The Jalopy Journal
Discussion in 'The Hokey Ass Message Board' started by 65pacecar, Jan 27, 2021.
This picture was taken in the little town of Meckling ,SD ..40's ? that would be my best guess ..
friends aunt and uncle , not sure what thread this should go in .. but, its neat
Man, I remember that truck. HRP
My wife’s great grandpa used to have a stylish presence back in the 30s. We found a photo of him posing next to an old sedan with his long coat and Stetson hat. But, those white socks needed a different choice, though…ha! We can imagine that he and great grandma were quite a pair driving around in that old sedan.
This was in the OKC area in the 1930s and the only way to know was through old journals and photographs. History in the making… for sure.
We always thought of OKC as being out in the flatlands and was always hot. These old photos that were uncovered answered the question of … “Did you walk to school in the snow?” It was definitely a long wool coat weather outside during most of the non-Summer conditions. Yes, my wife said she (so did her mom when growing up in OKC) did walk to school in the snow.
Here are some picts of one of the coolest dudes at the strip. He always had time to talk to us teenagers when he came to Pittsburgh..
These were taken at the Hunt Armory in Pittsburgh.
The Civic Arena was being built. It was the only building of its kind. The roof opened in a circular motion. The mechanically retarded idiots who run Pittsburgh today had it demolished!!!
425hp, 4 speed, 409" car....
is that triumph the parasite? that was one fast bike
miss you dad
I would drool over this car when I was a kid. My dad would show me pics of the hot cars from the early 60s.
I wanted and owned a 62 Chevy. It wasn't bad ass like Dyno Dons.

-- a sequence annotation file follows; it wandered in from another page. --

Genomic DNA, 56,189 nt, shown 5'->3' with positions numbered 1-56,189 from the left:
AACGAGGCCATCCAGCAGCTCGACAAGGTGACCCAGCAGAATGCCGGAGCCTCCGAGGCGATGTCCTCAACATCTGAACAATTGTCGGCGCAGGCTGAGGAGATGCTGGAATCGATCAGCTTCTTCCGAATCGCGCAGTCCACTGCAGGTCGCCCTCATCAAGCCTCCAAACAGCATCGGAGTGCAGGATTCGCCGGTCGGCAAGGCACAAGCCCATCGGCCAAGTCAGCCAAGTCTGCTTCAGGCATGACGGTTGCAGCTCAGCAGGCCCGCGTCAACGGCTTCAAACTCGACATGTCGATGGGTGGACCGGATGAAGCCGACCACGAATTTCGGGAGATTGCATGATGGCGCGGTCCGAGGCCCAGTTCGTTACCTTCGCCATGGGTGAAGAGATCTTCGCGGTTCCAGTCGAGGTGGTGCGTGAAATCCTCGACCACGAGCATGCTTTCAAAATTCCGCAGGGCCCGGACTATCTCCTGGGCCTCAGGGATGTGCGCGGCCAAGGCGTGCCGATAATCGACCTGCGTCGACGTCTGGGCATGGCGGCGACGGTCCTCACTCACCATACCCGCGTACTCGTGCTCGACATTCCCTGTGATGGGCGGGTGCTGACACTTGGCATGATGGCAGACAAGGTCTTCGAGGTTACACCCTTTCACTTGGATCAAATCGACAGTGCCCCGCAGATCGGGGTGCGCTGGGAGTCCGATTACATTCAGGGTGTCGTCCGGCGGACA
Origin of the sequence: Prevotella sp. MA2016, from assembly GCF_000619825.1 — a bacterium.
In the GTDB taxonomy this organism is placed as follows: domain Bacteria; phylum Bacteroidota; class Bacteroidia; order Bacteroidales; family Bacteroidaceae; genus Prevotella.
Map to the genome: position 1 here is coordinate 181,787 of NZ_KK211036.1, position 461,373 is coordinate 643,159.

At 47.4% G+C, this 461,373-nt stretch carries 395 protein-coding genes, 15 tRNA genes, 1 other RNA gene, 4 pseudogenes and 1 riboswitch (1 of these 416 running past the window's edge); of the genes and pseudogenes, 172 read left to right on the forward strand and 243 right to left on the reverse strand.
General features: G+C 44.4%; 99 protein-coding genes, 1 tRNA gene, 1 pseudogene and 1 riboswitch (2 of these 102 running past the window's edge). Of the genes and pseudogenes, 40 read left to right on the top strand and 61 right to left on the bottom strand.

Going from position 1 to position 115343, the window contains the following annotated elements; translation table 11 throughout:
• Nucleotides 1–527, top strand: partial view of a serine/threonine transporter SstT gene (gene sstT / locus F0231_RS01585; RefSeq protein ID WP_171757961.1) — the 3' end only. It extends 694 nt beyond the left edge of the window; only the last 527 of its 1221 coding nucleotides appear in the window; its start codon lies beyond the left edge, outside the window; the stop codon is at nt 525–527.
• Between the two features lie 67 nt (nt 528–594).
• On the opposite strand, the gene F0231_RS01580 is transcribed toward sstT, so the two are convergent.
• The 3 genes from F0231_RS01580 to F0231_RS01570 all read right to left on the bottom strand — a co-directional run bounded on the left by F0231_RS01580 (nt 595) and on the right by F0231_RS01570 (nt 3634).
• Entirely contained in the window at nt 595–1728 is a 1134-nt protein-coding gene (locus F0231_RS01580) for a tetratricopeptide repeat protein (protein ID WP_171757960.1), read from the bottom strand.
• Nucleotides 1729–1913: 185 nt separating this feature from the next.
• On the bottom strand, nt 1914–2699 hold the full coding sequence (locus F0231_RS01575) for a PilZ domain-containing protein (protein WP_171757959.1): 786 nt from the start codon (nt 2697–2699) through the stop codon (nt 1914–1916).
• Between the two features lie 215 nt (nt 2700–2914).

Wow! Can't remember when the first show was at the Hunt Armory. I'm thinking 1960-61. The last show I attended there was Feb. or early March 1965. I recognize several cars in the photos.
A pic someone else got of my car while I was up in Missouri this weekend.
I was at that show too. But I was 9 years old..
im always on the hunt for old pics got all over the garage thanks for sharing
Anyone have the above photo without the blob added?
As nice as the photo of the Mooneyham-Sharp 5 Window Coupe is with the posing, that added blob makes the picture not good. Here is another one taken during the same time period posted by @deanlowe and does not have the blob added. No, that is not my 1940 Ford Sedan Delivery in the background. When we visited a friend that lived around the corner, we saw the coupe and were in my 1958 black Impala.
POST BY @DEANLOWE
It was a surprise to drive around the corner and see the Ford coupe sitting in the driveway and on another time, in the garage. Lakewood was one of the first “planned” communities in So Cal.
Our first encounter with the silver Mooneyham-Sharp Ford Coupe was in 1960 at Bakersfield Smokers March Meet. It sounded as fast as it was on the dragstrip. The black bantam had no chance in this race.
great artwork… Dean
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BIVENS AND FISHER CHECKMATE AA/FD
A black and white photo from the early days of “Nitro” at Lion’s Dragstrip. If you were not eating a Famous Hot Dog or Chili Dog from the Lions Pits Refreshment Stand, then you were standing around having a good time prior to staging for the next run.
“…I am glad everyone is having a great time at Lion’s Dragstrip. BUT, I need some help here…”
My wife’s dad had an interesting history. He was based in OKC and went back and forth from job to job in the early days, the military and then more traveling to the Westcoast from OKC for years with the family in tow. They finally ended up in Buena Park, within a couple of blocks from the famous Knott’s Berry Farm, Ghost Town and entertainment center.
But, the route back and forth created havoc for the three little kids. In one school for a couple months, then another and finally, after the last stop, as the job was now secure and stable. The one good thing was that they were in Manhattan Beach, then OKC, then Santa Ana, then finally Buena Park. Perhaps it was the wanderlust that started when he lived in this giant old house in OKC, back in the early thirties.
It was brick, had tons of rooms and was considered a mansion. Not much was said about the inside or any recollection of the style of rooms from back then. It was just a big house to play in and it never got old.
There were stories floating around that this roadster was the primary vehicle for the family and many hours were spent going around OKC to see relatives and friends. But, this was the only photo that the family could find. Times were very simple back then compared to the hectic society of today.
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